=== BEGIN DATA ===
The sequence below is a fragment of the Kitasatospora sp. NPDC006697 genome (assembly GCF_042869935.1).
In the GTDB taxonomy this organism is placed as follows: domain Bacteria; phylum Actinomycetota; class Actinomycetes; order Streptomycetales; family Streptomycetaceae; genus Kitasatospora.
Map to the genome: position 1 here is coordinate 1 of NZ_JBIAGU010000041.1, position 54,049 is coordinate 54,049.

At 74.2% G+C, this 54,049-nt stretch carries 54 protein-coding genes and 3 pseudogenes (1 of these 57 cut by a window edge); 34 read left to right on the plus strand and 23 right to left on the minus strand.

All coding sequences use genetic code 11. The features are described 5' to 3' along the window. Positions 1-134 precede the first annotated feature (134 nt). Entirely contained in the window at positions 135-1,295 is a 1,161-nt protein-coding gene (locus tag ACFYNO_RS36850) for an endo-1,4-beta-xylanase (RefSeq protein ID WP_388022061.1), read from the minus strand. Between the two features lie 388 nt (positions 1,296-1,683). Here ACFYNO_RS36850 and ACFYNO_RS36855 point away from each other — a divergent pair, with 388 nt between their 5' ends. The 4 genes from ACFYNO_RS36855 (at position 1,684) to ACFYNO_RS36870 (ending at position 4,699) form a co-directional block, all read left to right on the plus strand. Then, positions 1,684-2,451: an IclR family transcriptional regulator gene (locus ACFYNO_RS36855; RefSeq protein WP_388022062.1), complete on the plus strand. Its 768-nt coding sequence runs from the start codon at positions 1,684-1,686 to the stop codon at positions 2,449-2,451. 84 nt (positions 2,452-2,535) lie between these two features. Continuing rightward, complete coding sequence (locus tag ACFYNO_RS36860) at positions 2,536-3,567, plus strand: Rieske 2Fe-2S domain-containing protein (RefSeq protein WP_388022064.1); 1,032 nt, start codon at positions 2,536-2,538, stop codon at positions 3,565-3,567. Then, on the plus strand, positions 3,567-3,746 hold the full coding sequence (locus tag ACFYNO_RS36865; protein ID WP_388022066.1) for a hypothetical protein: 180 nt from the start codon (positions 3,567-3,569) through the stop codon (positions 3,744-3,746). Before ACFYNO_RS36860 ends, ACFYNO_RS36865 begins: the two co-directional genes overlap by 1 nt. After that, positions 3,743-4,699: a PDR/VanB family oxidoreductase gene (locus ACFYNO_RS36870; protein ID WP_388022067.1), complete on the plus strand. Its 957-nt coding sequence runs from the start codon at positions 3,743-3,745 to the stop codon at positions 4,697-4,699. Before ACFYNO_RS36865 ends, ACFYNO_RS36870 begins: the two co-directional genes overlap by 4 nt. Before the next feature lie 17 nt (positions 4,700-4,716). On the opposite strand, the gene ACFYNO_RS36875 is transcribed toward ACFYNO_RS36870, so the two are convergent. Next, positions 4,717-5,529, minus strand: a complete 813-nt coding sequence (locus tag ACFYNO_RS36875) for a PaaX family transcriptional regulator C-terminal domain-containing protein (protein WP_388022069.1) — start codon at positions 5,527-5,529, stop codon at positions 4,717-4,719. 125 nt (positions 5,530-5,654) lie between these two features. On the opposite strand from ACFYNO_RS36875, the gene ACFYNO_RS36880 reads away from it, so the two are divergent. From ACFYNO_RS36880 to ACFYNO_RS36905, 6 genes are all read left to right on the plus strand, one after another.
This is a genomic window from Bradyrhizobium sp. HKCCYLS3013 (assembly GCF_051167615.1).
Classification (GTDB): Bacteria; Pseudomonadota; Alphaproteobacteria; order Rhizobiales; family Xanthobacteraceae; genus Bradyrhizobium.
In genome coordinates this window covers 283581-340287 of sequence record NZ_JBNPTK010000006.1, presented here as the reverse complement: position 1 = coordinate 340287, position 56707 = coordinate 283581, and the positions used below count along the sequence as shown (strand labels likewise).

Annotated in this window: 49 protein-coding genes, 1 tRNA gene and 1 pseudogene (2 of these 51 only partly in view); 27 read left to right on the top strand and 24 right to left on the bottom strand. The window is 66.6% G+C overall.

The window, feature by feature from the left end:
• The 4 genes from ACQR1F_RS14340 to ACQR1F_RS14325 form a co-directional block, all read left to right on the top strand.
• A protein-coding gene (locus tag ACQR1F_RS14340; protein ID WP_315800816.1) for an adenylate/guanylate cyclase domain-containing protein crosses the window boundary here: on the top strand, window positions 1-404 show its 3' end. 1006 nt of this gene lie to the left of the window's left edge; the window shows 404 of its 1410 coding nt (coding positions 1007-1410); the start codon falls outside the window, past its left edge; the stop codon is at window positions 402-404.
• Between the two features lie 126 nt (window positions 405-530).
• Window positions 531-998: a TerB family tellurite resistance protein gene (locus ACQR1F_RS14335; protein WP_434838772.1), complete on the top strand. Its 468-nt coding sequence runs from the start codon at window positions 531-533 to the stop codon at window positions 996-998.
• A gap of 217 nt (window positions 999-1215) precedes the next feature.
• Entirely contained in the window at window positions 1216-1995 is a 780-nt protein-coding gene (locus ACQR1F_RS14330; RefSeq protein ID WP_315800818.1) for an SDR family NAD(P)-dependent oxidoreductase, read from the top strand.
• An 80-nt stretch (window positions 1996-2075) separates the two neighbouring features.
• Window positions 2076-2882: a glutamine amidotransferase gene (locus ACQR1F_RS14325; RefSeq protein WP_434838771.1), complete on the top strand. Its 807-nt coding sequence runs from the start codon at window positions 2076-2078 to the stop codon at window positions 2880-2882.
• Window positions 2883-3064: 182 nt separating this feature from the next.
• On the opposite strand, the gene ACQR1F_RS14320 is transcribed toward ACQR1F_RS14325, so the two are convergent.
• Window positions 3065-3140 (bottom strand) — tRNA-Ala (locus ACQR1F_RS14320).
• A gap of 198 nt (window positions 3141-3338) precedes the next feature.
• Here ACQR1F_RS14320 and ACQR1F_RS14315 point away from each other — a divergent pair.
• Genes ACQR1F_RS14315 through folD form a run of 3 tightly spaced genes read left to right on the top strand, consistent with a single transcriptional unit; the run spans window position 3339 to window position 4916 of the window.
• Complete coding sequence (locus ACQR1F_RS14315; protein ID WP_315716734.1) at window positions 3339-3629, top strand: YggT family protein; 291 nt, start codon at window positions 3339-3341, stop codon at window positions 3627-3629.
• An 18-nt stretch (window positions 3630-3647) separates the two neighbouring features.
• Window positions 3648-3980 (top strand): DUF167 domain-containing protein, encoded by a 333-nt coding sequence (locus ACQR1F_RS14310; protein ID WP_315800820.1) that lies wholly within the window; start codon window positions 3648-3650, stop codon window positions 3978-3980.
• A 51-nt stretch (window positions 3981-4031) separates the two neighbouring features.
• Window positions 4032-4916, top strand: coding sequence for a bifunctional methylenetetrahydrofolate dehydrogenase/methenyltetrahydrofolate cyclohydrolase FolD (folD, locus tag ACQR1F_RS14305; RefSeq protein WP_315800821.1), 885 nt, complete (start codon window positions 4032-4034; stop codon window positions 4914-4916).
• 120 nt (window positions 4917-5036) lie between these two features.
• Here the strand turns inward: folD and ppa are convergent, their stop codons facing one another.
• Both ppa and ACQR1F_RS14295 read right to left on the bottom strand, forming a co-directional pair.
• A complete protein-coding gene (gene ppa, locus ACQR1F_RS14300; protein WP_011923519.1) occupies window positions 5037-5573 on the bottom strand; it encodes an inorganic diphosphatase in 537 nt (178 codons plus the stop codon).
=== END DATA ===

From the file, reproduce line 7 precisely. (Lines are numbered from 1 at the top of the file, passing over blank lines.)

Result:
Classification (GTDB): Bacteria; Pseudomonadota; Alphaproteobacteria; order Rhizobiales; family Xanthobacteraceae; genus Bradyrhizobium.